Mr. Bush says "we will never accept anything less than complete victory" and the lesson he wants the world to take from U.S. intervention in Iraq is that "advancing the cause of freedom and democracy in the Middle East begins with ensuring success of a free Iraq."

If a free Iraq means freedom for the local Sopranos to rob the country blind, the criteria have been amply met. Even with frequent sabotage of the country's two principal pipelines, some 1.9 million barrels are pumped each and every day. Deducting 400,000 barrels for daily local consumption, that's $87 million a day in oil income. Or about $2.6 billion per month. Would you believe $31.3 billion a year? A staggering $62.6 billion for the last two years.

Where has it all gone? No one in the Iraqi government seems to know. Several members of Congress have asked the Pentagon and the State Department for an accounting. So far they have drawn a blank.

There is about $1 billion missing in arms procurement scandals that constitute a new variation on the old Saddam and U.N. oil-for-food con. But it's just the tip of a gargantuan ripoff in the billions. This time, Iraqi arms procurers in the Defense Ministry agreed to pay intermediaries three times the going rate for commissions while lining their own pockets to buy old equipment from former Soviet satellite countries – weapons, ammo, vehicles, tanks and helicopters.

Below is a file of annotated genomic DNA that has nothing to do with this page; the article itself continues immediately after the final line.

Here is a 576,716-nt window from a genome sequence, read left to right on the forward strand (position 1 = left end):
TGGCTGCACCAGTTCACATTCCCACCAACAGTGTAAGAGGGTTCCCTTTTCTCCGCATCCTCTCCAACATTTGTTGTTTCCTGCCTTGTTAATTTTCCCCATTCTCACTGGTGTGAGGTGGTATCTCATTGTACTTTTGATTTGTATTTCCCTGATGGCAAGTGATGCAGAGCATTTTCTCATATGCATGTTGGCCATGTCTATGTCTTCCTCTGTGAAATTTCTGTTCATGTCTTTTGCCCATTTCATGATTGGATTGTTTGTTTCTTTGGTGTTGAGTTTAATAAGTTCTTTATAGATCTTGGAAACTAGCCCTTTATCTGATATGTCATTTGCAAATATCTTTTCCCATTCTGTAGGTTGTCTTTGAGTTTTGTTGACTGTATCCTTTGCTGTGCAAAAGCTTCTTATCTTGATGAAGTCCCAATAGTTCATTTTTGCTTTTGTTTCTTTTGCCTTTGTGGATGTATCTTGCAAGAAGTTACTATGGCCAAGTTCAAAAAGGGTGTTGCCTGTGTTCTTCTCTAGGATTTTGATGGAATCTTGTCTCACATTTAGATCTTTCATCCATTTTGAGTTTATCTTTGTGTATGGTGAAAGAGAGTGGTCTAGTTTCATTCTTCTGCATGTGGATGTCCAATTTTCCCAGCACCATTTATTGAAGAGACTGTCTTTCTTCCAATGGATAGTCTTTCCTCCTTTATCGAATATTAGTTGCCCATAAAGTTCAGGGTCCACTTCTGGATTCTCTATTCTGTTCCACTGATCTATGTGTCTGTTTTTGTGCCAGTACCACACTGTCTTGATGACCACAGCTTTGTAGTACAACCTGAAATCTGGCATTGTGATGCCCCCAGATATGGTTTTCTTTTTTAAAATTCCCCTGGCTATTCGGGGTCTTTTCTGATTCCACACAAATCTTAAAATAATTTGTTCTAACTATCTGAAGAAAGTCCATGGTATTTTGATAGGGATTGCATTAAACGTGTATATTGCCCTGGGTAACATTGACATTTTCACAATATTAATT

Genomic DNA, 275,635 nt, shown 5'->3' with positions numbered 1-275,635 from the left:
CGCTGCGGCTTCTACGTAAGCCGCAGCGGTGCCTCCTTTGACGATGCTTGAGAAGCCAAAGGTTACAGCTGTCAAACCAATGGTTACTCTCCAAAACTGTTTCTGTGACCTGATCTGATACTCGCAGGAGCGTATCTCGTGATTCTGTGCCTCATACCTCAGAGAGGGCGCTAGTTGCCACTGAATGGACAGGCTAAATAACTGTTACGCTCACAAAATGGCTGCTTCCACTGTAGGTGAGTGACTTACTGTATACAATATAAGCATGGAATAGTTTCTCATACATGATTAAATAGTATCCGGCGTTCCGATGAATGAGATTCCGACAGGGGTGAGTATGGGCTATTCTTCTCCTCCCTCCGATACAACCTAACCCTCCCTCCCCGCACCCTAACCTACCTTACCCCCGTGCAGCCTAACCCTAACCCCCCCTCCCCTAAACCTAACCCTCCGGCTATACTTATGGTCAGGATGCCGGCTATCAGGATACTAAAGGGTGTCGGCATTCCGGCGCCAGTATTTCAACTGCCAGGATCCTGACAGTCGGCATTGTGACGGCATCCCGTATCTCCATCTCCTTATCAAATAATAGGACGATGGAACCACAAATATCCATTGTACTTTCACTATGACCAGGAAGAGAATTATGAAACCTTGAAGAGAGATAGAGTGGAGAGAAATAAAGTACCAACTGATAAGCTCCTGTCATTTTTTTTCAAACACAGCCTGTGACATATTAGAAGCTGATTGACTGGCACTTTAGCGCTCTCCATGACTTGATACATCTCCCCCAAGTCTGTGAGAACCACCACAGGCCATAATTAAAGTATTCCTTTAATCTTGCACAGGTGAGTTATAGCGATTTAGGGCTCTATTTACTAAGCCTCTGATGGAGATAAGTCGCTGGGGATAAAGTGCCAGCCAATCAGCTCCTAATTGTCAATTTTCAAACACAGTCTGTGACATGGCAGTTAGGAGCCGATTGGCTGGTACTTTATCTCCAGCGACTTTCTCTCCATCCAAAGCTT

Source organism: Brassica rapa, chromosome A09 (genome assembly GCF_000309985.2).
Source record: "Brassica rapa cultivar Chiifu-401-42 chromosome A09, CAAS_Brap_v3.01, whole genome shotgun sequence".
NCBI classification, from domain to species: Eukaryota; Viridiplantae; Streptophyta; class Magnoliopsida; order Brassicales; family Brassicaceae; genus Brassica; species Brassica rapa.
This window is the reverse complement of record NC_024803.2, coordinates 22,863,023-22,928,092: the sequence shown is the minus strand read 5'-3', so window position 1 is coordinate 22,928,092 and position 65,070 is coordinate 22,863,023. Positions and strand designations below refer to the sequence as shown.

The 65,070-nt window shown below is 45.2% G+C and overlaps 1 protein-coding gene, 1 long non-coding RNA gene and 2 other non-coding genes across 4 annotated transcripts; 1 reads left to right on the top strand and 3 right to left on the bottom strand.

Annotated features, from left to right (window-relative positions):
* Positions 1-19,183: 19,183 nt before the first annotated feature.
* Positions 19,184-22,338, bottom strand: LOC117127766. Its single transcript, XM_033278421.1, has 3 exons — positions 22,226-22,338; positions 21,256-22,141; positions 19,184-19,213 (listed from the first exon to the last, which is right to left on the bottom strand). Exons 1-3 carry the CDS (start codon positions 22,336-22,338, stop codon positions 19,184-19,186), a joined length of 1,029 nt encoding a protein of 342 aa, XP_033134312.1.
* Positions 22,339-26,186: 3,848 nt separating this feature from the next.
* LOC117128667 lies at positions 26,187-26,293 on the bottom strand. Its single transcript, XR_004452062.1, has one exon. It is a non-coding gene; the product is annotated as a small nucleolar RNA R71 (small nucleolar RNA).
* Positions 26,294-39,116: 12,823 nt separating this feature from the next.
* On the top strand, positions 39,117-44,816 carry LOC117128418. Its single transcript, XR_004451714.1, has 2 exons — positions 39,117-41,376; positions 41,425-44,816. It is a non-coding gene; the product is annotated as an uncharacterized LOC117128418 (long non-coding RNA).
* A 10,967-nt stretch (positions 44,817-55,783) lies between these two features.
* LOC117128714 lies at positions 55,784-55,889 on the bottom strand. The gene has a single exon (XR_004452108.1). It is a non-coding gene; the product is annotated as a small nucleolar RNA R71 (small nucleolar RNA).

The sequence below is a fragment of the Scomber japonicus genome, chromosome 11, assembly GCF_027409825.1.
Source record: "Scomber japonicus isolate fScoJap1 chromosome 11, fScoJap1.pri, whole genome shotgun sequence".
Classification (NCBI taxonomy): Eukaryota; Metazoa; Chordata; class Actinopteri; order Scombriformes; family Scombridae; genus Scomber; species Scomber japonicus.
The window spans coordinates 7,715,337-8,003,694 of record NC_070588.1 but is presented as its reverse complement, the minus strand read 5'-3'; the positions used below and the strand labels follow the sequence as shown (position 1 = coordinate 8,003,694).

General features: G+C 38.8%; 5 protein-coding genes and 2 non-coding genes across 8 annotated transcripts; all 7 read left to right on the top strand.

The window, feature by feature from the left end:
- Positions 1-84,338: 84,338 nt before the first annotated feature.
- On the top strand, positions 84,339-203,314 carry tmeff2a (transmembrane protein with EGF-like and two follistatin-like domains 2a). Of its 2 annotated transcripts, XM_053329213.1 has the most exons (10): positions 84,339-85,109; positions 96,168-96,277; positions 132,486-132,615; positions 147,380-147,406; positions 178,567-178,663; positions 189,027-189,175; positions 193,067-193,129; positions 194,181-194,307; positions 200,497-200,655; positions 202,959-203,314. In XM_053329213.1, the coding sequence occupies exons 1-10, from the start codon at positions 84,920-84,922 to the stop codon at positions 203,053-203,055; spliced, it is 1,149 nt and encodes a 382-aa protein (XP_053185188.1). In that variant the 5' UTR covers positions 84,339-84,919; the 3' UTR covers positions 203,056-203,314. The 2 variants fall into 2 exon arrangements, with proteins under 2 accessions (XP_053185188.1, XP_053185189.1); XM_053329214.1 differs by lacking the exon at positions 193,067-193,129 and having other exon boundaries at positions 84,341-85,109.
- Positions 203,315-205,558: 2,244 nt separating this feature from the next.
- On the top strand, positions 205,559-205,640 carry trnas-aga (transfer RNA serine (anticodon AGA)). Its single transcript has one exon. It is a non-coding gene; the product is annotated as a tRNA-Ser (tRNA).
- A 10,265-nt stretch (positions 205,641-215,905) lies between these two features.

In one case under investigation, the defense authority paid $226 million for a consignment of old Russian helicopters from Poland. A Polish Iraqi employee at the ministry cobbled the deal. The investigating magistrate, Judge Radhi, who heads the Commission on Public Integrity, said, "Two helicopters were delivered but were useless." The contract was canceled, but Iraq never got its money back.

There are also a number of cases of fraudulent links between Iraqi government employees and the insurgency. Some 450 cases are under investigation, including officers who sold ID badges to terrorists. U.S. military and diplomatic sources, who spoke anonymously for obvious reasons, say the unofficial estimate is $10 billion to $20 billion in unaccounted disbursements. An unknown amount came from U.S. taxpayers.

This is not the kind of freedom President Bush had in mind to advance freedom in the broader Middle East. Iraq's Arab neighbors watch nervously as they open the political doors a crack – and see the popular masses preparing to break them down. The anti-U.S. Muslim Brotherhood, the Mideast's most popular political organization, is biding its time. The MB's battering ram is its campaign against corruption.


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President Bush's newly minted Strategy for Victory in Iraq lists the criteria for snatching success from the jaws of failure. It could work provided Congress and the American people understand the strategy's hidden persuaders. U.S. field commanders estimate the number...
Monday, 05 December 2005 12:00 AM